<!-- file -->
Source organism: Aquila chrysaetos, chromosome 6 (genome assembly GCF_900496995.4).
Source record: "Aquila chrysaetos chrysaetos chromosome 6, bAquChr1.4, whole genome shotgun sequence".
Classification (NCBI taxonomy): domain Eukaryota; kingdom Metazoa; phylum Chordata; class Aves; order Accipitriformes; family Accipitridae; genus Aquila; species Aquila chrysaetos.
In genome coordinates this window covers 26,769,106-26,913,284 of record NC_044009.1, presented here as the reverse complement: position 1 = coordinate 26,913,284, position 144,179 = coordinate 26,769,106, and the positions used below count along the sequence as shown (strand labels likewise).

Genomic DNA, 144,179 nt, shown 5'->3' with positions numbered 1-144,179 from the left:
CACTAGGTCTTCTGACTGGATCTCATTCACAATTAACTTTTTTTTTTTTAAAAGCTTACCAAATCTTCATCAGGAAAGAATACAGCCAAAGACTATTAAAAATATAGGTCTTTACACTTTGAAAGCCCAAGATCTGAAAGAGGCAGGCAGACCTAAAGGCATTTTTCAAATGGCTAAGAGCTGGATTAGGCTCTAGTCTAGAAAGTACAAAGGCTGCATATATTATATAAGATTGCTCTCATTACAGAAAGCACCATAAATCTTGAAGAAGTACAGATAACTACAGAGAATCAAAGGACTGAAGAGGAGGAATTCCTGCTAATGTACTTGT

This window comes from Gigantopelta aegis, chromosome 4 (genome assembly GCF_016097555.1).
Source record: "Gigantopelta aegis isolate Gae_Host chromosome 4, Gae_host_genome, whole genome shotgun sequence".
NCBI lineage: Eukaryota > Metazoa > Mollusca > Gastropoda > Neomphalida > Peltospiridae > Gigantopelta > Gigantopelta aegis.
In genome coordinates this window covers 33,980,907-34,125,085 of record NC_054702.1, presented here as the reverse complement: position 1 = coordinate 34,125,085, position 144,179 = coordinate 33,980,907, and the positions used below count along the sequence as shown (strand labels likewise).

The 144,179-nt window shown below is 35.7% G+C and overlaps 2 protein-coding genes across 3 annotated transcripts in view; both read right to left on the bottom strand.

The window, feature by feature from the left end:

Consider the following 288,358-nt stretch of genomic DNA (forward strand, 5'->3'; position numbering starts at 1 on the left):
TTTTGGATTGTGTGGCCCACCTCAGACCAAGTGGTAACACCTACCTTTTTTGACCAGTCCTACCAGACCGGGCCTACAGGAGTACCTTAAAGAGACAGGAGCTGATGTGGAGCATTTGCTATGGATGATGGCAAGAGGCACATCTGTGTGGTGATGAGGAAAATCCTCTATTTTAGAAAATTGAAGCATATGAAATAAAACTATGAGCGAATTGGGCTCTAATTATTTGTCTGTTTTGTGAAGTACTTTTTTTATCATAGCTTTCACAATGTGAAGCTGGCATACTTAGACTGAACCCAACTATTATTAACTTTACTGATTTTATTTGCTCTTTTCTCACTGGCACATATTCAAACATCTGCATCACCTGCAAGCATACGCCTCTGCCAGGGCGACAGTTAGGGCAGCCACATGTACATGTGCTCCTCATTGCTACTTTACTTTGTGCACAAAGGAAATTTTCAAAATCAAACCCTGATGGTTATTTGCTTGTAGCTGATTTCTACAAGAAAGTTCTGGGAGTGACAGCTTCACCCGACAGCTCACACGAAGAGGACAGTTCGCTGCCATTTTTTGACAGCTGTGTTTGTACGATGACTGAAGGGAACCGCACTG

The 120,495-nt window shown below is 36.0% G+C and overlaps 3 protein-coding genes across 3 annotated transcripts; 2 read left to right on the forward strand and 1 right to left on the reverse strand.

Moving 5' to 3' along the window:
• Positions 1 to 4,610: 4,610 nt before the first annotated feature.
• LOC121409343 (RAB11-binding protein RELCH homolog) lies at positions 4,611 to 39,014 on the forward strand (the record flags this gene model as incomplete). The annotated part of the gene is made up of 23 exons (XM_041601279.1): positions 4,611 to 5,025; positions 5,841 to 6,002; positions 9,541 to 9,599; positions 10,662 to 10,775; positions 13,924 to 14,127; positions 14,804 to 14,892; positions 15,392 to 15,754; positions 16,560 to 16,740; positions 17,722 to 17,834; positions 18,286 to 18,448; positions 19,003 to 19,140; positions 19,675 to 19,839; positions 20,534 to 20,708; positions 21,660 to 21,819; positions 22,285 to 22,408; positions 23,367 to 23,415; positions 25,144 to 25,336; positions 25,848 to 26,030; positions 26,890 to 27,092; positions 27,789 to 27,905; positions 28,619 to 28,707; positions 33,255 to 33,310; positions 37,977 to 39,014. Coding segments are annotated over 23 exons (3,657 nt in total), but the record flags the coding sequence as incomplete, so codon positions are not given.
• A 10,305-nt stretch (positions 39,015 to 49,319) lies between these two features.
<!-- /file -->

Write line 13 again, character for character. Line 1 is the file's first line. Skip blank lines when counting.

Consider the following 288,358-nt stretch of genomic DNA (forward strand, 5'->3'; position numbering starts at 1 on the left):